Old School Record Format

Old School Record Format Structure
Header1 Header2 Header3
Value1 Value2 Value2
Value1 Value2 Value2
Value1 Value2 Value2

One very common way of passing data around in computer systems is the tabular format, multiple records that share the same, fixed set of fields. Often time, this kind of data is passed around in the dreaded CSV format, which more or less guarantees there are going to be escaping and parsing problems.

While human readable formats have some advantages, mostly that they are easier to debug by humans, but they also introduce numerous escaping problems, as the same set of character have to be used for both control and content. So humans can read the data, but usually get it wrong. With the advent of Unicode text, the idea of human readable formats has become even more problematic, as most text editors have trouble handling those text.

As I mentioned in an earlier post, the big irony is that ASCII provides all the control characters necessary for building a file with tabular records. With such a format, no need for escaping, the control characters are defined control characters that are forbidden within the records.

So let me propose the old-school record format, it has the following characteristics:

  • The file is encoded as UTF-8, optionally prepended by a BOM sequence.
  • Text fields can contain any human readable character.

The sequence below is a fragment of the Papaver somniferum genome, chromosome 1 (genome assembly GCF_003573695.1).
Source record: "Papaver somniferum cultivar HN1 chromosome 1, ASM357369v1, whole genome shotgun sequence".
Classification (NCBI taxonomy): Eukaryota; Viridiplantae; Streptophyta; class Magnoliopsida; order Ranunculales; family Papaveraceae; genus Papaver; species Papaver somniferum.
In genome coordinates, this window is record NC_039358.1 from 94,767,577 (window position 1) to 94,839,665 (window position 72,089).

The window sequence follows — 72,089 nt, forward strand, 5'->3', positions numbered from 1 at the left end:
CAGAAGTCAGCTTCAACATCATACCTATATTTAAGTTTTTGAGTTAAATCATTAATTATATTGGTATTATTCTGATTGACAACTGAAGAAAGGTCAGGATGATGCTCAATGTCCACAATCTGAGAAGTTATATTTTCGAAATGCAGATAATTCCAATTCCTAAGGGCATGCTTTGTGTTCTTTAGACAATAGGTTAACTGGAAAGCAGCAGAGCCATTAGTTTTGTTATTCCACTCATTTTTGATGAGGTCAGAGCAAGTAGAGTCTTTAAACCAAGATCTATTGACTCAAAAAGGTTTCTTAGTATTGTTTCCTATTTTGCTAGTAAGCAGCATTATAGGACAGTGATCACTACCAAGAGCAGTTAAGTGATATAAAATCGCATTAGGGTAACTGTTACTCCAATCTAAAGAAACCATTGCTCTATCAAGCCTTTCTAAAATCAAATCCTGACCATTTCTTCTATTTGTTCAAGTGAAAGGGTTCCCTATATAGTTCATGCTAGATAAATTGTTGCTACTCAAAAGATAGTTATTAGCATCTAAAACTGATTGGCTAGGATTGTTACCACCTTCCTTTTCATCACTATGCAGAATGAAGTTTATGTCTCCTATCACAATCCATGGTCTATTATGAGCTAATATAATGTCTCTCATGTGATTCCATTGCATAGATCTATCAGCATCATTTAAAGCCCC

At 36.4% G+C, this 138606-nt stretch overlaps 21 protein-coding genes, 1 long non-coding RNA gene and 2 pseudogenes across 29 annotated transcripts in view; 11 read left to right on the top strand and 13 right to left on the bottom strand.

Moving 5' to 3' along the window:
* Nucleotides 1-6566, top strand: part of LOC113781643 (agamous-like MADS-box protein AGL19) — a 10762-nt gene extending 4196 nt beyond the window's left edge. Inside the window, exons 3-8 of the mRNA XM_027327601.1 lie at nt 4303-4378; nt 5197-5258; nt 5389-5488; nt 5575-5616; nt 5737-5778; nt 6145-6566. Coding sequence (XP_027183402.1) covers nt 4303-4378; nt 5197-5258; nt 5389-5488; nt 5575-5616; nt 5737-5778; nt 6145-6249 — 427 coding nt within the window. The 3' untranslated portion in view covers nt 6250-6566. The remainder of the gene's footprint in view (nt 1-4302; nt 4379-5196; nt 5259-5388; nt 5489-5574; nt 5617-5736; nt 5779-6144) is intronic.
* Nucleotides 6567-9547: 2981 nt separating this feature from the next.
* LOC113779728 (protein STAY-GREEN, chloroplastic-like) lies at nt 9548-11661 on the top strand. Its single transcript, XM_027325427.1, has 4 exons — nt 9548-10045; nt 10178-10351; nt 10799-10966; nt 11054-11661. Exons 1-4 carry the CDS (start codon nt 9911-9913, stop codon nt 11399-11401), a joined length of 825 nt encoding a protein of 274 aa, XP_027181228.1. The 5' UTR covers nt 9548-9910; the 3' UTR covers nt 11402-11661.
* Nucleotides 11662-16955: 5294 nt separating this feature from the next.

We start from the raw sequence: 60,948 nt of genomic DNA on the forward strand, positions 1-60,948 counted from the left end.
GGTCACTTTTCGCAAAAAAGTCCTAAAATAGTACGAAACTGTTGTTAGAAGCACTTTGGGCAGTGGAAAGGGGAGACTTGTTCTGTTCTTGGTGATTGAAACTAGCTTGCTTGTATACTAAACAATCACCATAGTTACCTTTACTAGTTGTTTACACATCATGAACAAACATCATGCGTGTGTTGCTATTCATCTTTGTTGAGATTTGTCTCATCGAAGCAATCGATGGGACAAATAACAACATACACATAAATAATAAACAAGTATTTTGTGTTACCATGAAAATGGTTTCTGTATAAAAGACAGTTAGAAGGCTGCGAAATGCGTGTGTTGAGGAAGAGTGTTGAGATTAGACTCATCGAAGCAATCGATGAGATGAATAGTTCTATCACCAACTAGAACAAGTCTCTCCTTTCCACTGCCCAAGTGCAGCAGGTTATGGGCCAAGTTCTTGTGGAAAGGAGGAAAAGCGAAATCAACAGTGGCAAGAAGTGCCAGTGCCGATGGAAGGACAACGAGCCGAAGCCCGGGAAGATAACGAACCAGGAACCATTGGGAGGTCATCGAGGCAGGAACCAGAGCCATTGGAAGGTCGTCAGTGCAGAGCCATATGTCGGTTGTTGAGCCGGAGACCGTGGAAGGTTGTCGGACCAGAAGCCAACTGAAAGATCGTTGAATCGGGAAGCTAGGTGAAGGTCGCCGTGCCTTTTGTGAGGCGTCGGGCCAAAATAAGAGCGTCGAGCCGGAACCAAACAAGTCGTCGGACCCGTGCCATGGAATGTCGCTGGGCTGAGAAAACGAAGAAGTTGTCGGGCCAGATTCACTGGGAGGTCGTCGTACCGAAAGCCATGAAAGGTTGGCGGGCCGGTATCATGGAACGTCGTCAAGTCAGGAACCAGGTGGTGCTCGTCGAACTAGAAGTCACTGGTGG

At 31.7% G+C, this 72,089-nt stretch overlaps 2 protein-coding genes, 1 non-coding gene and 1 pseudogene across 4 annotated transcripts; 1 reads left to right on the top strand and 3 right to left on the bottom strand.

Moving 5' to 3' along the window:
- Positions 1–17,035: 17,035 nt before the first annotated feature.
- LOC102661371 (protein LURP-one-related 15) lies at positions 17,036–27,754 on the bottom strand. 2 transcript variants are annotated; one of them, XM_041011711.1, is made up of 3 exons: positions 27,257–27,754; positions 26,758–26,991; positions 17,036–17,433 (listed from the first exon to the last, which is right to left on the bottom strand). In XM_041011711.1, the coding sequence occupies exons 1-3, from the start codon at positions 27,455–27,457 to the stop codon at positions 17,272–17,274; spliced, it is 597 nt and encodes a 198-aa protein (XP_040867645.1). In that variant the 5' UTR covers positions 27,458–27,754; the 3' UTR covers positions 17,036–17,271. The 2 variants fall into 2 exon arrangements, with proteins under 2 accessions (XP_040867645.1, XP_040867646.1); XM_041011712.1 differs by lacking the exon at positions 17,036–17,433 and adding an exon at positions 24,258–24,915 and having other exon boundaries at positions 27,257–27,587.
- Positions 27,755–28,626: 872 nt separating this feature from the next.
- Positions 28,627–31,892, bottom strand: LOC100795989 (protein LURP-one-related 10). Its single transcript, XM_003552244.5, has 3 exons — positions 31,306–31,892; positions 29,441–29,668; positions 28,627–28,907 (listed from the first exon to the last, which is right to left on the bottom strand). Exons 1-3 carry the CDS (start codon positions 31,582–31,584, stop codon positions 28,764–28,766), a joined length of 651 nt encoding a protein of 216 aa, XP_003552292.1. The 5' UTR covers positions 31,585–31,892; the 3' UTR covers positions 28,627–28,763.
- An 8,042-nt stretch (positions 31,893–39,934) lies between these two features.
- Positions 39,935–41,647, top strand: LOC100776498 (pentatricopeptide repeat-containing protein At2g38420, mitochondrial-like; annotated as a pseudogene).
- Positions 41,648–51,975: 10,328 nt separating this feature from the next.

• Text fields can only contain the following control characters in the 0-31 control range: Horizontal Tab (/0x9), Line-Feed (/0xA), Carriage Return (/0xD).
  • Control characters are Start of Header (/0x1), Start of Text (/0x2), Group Separator (/0x1D) and Record Separator (/0x1E).

The file itself has two parts, the first contains the headers, the second contains the actual data. The header part starts with the start of header character () contains C header names each separated by C – 1 Group Separator () characters and ends with a Record Separator ().

The data part starts with the Start of Text () character it contains L records separated by L – 1 Record Separtor () characters. Each record contains C fields separated by C – 1 Group Separator () characters.

The main issue of this format, is that it cannot be handled by text editors, but then again, writing tools that convert between this format and others is pretty trivial. So would be adding support to a text editor…

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